In my review of Berg's opera Lulu, also posted in this update, I led off talking about the lack of visual or special effects in opera. Well, lo and behold, this production does indeed employ special effects, rather rudimentary ones by Hollywood standards, but special effects nonetheless. In this rendition of Verdi's La Forza del Destino director David Pountney uses sort of ghostly video projections throughout much of the opera. For example, in Act III there are scenes of war projected in the background, and inasmuch as war is in the air here, this device is not out of place. Still, it goes on a bit and rather makes it point again and again. There are many other projected images or vague figures in this production, some of a quite graphic nature. In Act II, for instance, as Leonora pleads to be saved from her vengeful brother, a shadowy revolver spins slowly across the screen, then a bullet floats and tumbles and is followed by spattered, dripping blood. (In Act III the bullet is shown piercing the Marchese with blood gushing.) Despite their possibly unsettling character, these images are actually quite effective in giving the opera's theme of coincidence, or happenstance, a more grim sense.
To those unfamiliar with the story, let me just quickly summarize. In Act I Leonora, who is planning to elope with Alvaro against the wishes of her father, watches as he is killed by an errant bullet from a revolver that Alvaro had thrown to the floor. Her brother Carlo then swears vengeance on her and Alvaro and pursues them throughout the opera. In the end, wounded by Alvaro, the dying Carlo kills his sister. It's a bloody story with a libretto that is generally viewed as flawed.
The sets here may provoke a bit a controversy. Act I takes place entirely on a long but rather narrow white ramp. The ramp is retained for the later acts, but the stage area expands: the ramp takes on a huge cross-like shape near the end of Act II, and in Act III some tower-like structures with multiple stairways are used. While there is often a barren appearance on stage, the sets and video effects give the production a colorful and atmospheric character. Costuming is another slightly controversial aspect here. The Gypsy Preziosilla is dressed as a cowgirl and is surrounded by a chorus of cowboys and cowgirls. Others in the production wear modern dress, but Padre Guardiano is clad in a business suit, not in clerical garb. Perhaps he is secularized because, as "Father" Guardiano he is like a "father" to Leonora, and he is played here by Alastair Miles, who also portrays her father.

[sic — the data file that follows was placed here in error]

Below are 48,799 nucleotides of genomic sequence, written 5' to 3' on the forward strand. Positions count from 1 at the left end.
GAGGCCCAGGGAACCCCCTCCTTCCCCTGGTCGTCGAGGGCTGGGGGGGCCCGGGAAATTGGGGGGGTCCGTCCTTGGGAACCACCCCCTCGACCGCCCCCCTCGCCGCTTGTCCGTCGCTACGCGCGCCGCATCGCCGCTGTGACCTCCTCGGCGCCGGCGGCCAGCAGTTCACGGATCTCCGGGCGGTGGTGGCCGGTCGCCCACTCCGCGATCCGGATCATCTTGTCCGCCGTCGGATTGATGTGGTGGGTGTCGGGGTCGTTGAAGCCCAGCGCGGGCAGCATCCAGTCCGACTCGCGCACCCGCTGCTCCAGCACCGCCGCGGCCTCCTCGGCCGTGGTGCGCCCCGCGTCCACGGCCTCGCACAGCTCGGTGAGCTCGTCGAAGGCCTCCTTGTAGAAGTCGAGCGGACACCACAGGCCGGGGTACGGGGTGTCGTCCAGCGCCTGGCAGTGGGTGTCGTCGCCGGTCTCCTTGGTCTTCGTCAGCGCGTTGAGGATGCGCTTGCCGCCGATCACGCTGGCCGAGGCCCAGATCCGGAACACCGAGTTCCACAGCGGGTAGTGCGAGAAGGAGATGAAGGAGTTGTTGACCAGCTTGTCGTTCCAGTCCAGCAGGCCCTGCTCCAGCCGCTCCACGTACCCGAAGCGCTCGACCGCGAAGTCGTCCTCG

As for the quality of the singing, I can report that it is generally excellent. Nina Stemme makes a most effective Leonora, despite a slight lack of warmth in her voice. She has scored great success in Wagner and her voice may be better suited to roles like Isolde and Brunnhilde, which she has sung to great acclaim. Though she has a slight wobble in her middle and lower registers, she is still thrilling and thoroughly convincing as Leonora here. Salvatore Licitra, whose career was tragically cut short by a motor-scooter accident in 2011, is a fine Alvaro. Carlos Álvarez is splendid in the role of Carlo and Nadia Krasteva is in fine voice and makes an alluring Preziosilla.
The chorus sings splendidly and the orchestra performs admirably for veteran conductor Zubin Mehta. All in all, this is an imaginative and well-sung La Forza. In 2009 I reviewed another video performance of this opera here at Classical Net and found it mostly good. That effort, also led by Mehta and issued on TDK DVWW-OPFORZA, featured Violeta Urmana as Leonora, Marcello Giordani as Alvaro and Carlo Guelfi as Carlo. They were a fine cast, though I think the Unitel Classica stars have the edge in the vocal department. However, if you favor a more traditional approach in sets and costuming, you might prefer the slightly older TDK to the more daring and imaginative effort here. The sound and camera work on the Unitel Classica are excellent and add to the production's considerable strengths. Highly recommended.
Copyright © 2012, Robert Cummings